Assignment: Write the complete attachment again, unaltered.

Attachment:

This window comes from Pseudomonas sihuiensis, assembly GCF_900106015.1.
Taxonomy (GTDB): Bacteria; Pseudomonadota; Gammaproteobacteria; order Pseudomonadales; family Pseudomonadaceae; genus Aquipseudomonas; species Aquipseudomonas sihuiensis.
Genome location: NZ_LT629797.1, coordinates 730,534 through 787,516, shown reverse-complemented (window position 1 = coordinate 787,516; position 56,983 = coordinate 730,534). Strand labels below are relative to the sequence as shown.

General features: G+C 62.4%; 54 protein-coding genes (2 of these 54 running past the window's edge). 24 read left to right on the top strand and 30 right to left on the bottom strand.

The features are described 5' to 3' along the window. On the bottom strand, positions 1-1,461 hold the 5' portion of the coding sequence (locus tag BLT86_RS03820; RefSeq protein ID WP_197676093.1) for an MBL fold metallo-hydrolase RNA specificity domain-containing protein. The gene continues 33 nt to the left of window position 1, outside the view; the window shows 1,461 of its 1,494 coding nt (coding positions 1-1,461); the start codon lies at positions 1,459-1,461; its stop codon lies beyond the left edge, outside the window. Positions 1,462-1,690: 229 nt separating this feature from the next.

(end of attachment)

This window comes from Pseudomonas sihuiensis, assembly GCF_900106015.1.
Taxonomy (GTDB): Bacteria; Pseudomonadota; Gammaproteobacteria; order Pseudomonadales; family Pseudomonadaceae; genus Aquipseudomonas; species Aquipseudomonas sihuiensis.
Genome location: NZ_LT629797.1, coordinates 730,534 through 787,516, shown reverse-complemented (window position 1 = coordinate 787,516; position 56,983 = coordinate 730,534). Strand labels below are relative to the sequence as shown.

General features: G+C 62.4%; 54 protein-coding genes (2 of these 54 running past the window's edge). 24 read left to right on the top strand and 30 right to left on the bottom strand.

The features are described 5' to 3' along the window. On the bottom strand, positions 1-1,461 hold the 5' portion of the coding sequence (locus tag BLT86_RS03820; RefSeq protein ID WP_197676093.1) for an MBL fold metallo-hydrolase RNA specificity domain-containing protein. The gene continues 33 nt to the left of window position 1, outside the view; the window shows 1,461 of its 1,494 coding nt (coding positions 1-1,461); the start codon lies at positions 1,459-1,461; its stop codon lies beyond the left edge, outside the window. Positions 1,462-1,690: 229 nt separating this feature from the next.